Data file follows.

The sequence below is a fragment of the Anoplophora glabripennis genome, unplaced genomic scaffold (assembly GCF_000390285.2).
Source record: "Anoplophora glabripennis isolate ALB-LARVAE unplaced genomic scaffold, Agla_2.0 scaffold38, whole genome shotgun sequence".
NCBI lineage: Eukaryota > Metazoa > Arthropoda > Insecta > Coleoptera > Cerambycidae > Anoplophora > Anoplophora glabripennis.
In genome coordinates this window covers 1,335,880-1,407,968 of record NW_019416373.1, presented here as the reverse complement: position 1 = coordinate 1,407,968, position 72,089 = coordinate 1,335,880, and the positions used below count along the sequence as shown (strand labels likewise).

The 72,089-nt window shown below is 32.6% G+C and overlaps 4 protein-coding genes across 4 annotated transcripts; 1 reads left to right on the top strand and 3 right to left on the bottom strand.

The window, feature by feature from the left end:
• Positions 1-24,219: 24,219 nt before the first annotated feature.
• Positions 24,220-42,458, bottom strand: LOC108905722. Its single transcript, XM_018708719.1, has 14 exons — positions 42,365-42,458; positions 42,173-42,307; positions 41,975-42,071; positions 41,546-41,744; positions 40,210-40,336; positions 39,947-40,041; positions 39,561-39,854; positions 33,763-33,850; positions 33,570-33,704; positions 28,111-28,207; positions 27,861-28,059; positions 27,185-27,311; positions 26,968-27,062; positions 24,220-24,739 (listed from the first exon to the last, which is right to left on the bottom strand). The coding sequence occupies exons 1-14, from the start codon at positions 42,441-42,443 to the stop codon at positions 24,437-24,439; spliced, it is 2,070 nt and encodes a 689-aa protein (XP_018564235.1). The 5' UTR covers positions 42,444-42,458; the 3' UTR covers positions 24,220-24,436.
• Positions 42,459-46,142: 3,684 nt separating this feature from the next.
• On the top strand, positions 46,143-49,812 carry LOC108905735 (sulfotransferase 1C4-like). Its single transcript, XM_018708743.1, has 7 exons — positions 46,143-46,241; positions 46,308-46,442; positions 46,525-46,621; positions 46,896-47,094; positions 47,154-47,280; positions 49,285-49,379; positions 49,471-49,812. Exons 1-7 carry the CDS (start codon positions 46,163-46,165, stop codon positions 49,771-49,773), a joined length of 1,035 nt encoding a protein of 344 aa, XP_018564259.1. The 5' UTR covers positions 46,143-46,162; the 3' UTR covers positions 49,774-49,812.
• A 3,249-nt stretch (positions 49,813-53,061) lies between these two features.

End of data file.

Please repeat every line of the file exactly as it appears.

The sequence below is a fragment of the Anoplophora glabripennis genome, unplaced genomic scaffold (assembly GCF_000390285.2).
Source record: "Anoplophora glabripennis isolate ALB-LARVAE unplaced genomic scaffold, Agla_2.0 scaffold38, whole genome shotgun sequence".
NCBI lineage: Eukaryota > Metazoa > Arthropoda > Insecta > Coleoptera > Cerambycidae > Anoplophora > Anoplophora glabripennis.
In genome coordinates this window covers 1,335,880-1,407,968 of record NW_019416373.1, presented here as the reverse complement: position 1 = coordinate 1,407,968, position 72,089 = coordinate 1,335,880, and the positions used below count along the sequence as shown (strand labels likewise).

The 72,089-nt window shown below is 32.6% G+C and overlaps 4 protein-coding genes across 4 annotated transcripts; 1 reads left to right on the top strand and 3 right to left on the bottom strand.

The window, feature by feature from the left end:
• Positions 1-24,219: 24,219 nt before the first annotated feature.
• Positions 24,220-42,458, bottom strand: LOC108905722. Its single transcript, XM_018708719.1, has 14 exons — positions 42,365-42,458; positions 42,173-42,307; positions 41,975-42,071; positions 41,546-41,744; positions 40,210-40,336; positions 39,947-40,041; positions 39,561-39,854; positions 33,763-33,850; positions 33,570-33,704; positions 28,111-28,207; positions 27,861-28,059; positions 27,185-27,311; positions 26,968-27,062; positions 24,220-24,739 (listed from the first exon to the last, which is right to left on the bottom strand). The coding sequence occupies exons 1-14, from the start codon at positions 42,441-42,443 to the stop codon at positions 24,437-24,439; spliced, it is 2,070 nt and encodes a 689-aa protein (XP_018564235.1). The 5' UTR covers positions 42,444-42,458; the 3' UTR covers positions 24,220-24,436.
• Positions 42,459-46,142: 3,684 nt separating this feature from the next.
• On the top strand, positions 46,143-49,812 carry LOC108905735 (sulfotransferase 1C4-like). Its single transcript, XM_018708743.1, has 7 exons — positions 46,143-46,241; positions 46,308-46,442; positions 46,525-46,621; positions 46,896-47,094; positions 47,154-47,280; positions 49,285-49,379; positions 49,471-49,812. Exons 1-7 carry the CDS (start codon positions 46,163-46,165, stop codon positions 49,771-49,773), a joined length of 1,035 nt encoding a protein of 344 aa, XP_018564259.1. The 5' UTR covers positions 46,143-46,162; the 3' UTR covers positions 49,774-49,812.
• A 3,249-nt stretch (positions 49,813-53,061) lies between these two features.